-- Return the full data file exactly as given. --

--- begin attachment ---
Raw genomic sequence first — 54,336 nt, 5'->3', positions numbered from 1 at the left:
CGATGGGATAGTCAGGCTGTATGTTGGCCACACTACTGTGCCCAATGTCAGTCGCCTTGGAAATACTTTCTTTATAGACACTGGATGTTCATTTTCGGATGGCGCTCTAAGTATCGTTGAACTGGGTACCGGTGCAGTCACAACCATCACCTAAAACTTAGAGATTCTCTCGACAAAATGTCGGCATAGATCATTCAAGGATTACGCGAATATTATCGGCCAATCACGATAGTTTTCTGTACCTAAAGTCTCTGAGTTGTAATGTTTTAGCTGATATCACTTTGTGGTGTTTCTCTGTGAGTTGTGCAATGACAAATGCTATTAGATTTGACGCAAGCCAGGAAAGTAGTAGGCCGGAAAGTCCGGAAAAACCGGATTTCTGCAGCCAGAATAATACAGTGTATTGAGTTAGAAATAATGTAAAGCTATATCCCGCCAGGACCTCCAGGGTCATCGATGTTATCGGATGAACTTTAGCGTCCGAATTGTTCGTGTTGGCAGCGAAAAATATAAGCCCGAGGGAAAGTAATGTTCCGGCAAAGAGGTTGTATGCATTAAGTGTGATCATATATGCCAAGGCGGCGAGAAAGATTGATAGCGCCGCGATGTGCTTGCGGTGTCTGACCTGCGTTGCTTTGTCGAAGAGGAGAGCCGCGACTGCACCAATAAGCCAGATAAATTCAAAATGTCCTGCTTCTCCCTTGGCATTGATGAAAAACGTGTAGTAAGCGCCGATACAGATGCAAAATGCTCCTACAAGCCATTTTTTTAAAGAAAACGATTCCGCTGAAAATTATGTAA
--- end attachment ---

Raw genomic sequence first — 54,336 nt, 5'->3', positions numbered from 1 at the left:
CGATGGGATAGTCAGGCTGTATGTTGGCCACACTACTGTGCCCAATGTCAGTCGCCTTGGAAATACTTTCTTTATAGACACTGGATGTTCATTTTCGGATGGCGCTCTAAGTATCGTTGAACTGGGTACCGGTGCAGTCACAACCATCACCTAAAACTTAGAGATTCTCTCGACAAAATGTCGGCATAGATCATTCAAGGATTACGCGAATATTATCGGCCAATCACGATAGTTTTCTGTACCTAAAGTCTCTGAGTTGTAATGTTTTAGCTGATATCACTTTGTGGTGTTTCTCTGTGAGTTGTGCAATGACAAATGCTATTAGATTTGACGCAAGCCAGGAAAGTAGTAGGCCGGAAAGTCCGGAAAAACCGGATTTCTGCAGCCAGAATAATACAGTGTATTGAGTTAGAAATAATGTAAAGCTATATCCCGCCAGGACCTCCAGGGTCATCGATGTTATCGGATGAACTTTAGCGTCCGAATTGTTCGTGTTGGCAGCGAAAAATATAAGCCCGAGGGAAAGTAATGTTCCGGCAAAGAGGTTGTATGCATTAAGTGTGATCATATATGCCAAGGCGGCGAGAAAGATTGATAGCGCCGCGATGTGCTTGCGGTGTCTGACCTGCGTTGCTTTGTCGAAGAGGAGAGCCGCGACTGCACCAATAAGCCAGATAAATTCAAAATGTCCTGCTTCTCCCTTGGCATTGATGAAAAACGTGTAGTAAGCGCCGATACAGATGCAAAATGCTCCTACAAGCCATTTTTTTAAAGAAAACGATTCCGCTGAAAATTATGTAA